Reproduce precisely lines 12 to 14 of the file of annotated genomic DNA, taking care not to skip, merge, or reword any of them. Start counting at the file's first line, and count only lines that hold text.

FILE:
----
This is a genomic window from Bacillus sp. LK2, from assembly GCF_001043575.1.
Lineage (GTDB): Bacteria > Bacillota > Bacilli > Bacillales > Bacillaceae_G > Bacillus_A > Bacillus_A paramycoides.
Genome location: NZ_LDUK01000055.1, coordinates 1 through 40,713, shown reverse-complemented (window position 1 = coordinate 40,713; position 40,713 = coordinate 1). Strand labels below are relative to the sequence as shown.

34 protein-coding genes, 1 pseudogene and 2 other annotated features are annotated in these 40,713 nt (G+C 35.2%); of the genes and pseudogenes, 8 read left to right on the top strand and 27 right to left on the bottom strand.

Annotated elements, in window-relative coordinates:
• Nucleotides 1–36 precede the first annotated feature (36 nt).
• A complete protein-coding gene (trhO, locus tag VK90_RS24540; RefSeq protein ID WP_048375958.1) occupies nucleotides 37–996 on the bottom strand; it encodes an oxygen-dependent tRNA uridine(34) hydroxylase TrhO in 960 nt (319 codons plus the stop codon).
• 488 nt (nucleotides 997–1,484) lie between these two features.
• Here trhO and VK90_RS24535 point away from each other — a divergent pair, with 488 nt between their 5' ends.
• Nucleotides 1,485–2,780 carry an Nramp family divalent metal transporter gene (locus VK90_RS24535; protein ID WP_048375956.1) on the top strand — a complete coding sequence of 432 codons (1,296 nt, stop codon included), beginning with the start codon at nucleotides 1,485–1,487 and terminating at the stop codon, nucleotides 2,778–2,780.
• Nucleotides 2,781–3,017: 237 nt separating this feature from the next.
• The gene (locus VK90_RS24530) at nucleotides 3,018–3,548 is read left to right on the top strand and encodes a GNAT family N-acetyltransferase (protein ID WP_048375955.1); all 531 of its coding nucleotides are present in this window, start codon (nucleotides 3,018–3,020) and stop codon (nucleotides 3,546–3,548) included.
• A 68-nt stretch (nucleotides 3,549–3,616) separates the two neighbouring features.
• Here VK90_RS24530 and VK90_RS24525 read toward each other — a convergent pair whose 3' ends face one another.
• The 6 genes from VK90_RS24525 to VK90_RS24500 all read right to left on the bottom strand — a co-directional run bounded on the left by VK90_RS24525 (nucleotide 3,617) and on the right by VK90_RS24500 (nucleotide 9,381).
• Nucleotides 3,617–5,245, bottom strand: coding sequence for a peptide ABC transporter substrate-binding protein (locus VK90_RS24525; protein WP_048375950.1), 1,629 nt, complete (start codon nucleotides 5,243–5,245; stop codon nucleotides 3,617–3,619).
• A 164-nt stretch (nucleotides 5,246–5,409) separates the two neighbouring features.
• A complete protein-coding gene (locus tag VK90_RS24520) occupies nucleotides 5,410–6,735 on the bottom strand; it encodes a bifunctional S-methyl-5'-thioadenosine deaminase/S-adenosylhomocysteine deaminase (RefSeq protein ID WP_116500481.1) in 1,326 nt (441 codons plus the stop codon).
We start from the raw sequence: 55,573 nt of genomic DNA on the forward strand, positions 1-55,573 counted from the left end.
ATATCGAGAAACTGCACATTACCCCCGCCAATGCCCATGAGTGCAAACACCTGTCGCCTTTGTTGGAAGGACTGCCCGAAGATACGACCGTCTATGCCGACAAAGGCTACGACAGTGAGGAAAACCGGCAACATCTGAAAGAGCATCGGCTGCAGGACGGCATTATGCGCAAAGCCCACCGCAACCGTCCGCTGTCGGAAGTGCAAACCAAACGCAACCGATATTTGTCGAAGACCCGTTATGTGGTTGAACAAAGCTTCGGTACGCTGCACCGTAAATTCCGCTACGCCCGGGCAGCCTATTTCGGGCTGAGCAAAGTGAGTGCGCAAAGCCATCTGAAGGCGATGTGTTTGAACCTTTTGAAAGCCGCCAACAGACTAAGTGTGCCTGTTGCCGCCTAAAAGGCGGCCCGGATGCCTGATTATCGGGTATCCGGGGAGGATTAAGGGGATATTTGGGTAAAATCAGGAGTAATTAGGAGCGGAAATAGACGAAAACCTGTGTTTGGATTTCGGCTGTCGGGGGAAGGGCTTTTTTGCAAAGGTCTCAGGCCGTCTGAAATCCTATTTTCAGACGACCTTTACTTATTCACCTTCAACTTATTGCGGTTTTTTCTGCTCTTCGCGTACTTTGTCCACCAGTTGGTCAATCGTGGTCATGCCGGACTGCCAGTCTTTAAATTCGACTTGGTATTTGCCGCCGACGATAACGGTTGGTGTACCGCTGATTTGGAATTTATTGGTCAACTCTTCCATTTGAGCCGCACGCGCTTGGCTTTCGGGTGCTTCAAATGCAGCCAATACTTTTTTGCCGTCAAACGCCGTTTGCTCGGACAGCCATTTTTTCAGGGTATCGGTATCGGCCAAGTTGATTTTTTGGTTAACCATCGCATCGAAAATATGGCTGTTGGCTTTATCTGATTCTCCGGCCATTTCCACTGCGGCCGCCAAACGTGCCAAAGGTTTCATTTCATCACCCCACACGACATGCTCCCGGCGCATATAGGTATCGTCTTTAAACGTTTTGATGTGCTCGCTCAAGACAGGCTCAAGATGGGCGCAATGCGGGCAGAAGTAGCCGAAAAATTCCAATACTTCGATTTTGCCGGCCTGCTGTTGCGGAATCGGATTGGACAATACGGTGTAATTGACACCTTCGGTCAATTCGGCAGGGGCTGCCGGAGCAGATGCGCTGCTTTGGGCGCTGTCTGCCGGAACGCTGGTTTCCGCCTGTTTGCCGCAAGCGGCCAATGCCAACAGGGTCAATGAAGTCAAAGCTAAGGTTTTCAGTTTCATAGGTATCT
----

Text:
• The gene (locus VK90_RS24530) at nucleotides 3,018–3,548 is read left to right on the top strand and encodes a GNAT family N-acetyltransferase (protein ID WP_048375955.1); all 531 of its coding nucleotides are present in this window, start codon (nucleotides 3,018–3,020) and stop codon (nucleotides 3,546–3,548) included.
• A 68-nt stretch (nucleotides 3,549–3,616) separates the two neighbouring features.
• Here VK90_RS24530 and VK90_RS24525 read toward each other — a convergent pair whose 3' ends face one another.